Stolen fair and square
Posted by ampontan on Saturday, August 14, 2010
PRIME MINISTER Kan Naoto announced earlier this week that the Japanese government would “hand over” the Uigwe, records of the royal protocols of the Joseon dynasty, to South Korea. The Japanese governor-general of Korea took them to Tokyo in 1922, and few people knew of their existence or whereabouts until 2001.
As this detailed article on Historynet.com explains, however, the return of items such as these is not as cut and dried as one might think, particularly for older relics. An additional complication is that international law has been hazy on this issue until recently.
The article notes:
Over the past two decades, globalization, changing attitudes, and the spread of both international law and civil lawsuits have emboldened aggrieved nations to demand the return of cultural property seized by enemy forces decades or even centuries ago, and a few holders of these spoils have complied. Five years ago, Japan returned a Korean monument on the centennial of its theft during the Russo-Japanese War; three years before that, Italy returned a 3,000-year-old obelisk taken during Mussolini’s invasion of Ethiopia.
The fact is, there is no legal or customary basis to demand the return of anything plundered prior to the turn of the 20th century. Doing so successfully is ultimately a matter of public relations, of convincing whoever possesses the object that giving it back is the right thing to do.
“There’s no source of international law that clearly goes back before the late 19th century, and there’s no [international] statute of limitations that would get you back to the 15th, 16th or 17th centuries,” says Patty Gerstenblith, director of the Center for Art, Museum, and Cultural Heritage Law at the DePaul University College of Law. “There are examples of things being returned from long ago, but they were done on a cooperative or moral basis, not a legal one.”
Repatriation becomes a more confusing undertaking for objects seized in the early 20th century, a period for which legal remedy is uncertain, but possible. This “gray period” spans the time between the Hague Conventions of 1899 and 1954, a half-century in which the wartime plunder of cultural objects went from being frowned upon to being explicitly forbidden under international law.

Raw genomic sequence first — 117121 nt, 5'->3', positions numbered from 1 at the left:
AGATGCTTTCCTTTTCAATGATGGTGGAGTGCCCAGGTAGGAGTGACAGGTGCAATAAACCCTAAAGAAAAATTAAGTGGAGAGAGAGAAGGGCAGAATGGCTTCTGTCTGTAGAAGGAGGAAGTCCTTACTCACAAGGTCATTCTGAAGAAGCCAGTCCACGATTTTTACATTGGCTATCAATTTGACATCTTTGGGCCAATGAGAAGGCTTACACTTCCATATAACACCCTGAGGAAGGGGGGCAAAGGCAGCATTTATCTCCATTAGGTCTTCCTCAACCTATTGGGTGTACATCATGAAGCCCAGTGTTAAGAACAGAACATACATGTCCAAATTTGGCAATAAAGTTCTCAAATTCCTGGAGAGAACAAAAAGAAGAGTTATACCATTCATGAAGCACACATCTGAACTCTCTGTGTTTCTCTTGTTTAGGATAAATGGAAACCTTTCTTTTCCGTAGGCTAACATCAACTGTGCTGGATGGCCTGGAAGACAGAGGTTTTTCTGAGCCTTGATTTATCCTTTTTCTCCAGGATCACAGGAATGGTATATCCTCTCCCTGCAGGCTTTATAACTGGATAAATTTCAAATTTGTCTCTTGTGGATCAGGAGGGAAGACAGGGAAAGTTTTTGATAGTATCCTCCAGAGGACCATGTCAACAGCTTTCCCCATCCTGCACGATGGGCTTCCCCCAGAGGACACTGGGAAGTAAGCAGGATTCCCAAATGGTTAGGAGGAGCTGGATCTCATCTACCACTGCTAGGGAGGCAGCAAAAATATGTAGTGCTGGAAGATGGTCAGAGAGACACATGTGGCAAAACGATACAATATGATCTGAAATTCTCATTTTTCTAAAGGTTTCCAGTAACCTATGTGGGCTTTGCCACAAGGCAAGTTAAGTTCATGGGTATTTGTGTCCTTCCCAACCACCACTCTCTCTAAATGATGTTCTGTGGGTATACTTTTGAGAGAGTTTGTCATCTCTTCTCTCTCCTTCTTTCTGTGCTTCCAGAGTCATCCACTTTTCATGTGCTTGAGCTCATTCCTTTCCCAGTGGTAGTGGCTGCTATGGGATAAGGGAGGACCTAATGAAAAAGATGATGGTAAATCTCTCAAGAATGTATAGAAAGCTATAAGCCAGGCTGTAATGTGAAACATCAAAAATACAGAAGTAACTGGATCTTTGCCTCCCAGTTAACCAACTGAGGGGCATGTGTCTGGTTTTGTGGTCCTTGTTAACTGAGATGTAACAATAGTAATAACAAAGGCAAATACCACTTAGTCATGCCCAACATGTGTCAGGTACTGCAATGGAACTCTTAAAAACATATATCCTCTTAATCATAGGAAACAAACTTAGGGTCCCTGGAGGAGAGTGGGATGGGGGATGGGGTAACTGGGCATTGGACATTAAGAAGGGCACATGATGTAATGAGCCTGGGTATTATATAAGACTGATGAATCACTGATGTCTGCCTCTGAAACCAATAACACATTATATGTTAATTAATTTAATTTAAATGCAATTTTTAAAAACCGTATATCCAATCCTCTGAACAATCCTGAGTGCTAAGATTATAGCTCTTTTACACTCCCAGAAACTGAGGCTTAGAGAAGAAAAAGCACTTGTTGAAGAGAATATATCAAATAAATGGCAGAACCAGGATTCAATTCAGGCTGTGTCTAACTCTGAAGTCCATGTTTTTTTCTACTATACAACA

As to the Uigwe:
The picture is further complicated in the early part of this period because most of the world was under colonial rule. For the colonized, this often felt like a belligerent occupation, particularly when independence movements were crushed with military force. But if a now independent nation seeks the return of objects allegedly plundered during such occupations, a former imperial power can easily dismiss a suit on the grounds that at the time the colony was, legally speaking, its own sovereign territory. Under such circumstances, claimants can turn only to the court of public opinion.
The French wound up with the originals of the Uigwe in the 1860s, and the absence of international law applicable for the time likely explains their insistence that they retain ownership and have only “loaned” them to the Koreans. The items in Japanese possession are copies. Meanwhile, were the Japanese of a mind to be ungenerous, they could claim that taking the Uigwe to Tokyo was merely a shift of the items from one part of the country to the other.
Meanwhile, here’s a Yonhap article about the Uigwe with more details about the items in Japan, but it does not examine the issues with the French.
Lest my fellow Americans begin to think that “we wouldn’t do anything like this”, here’s another excerpt from the article:
American forces took the three bells from a church tower on the central Philippine island of Samar during the Philippine-American War, fought primarily from 1899 to 1902 (although the Moro Rebellion phase lasted until 1913). For the past 13 years, the government of the Philippines has pressed for their return, so far without success.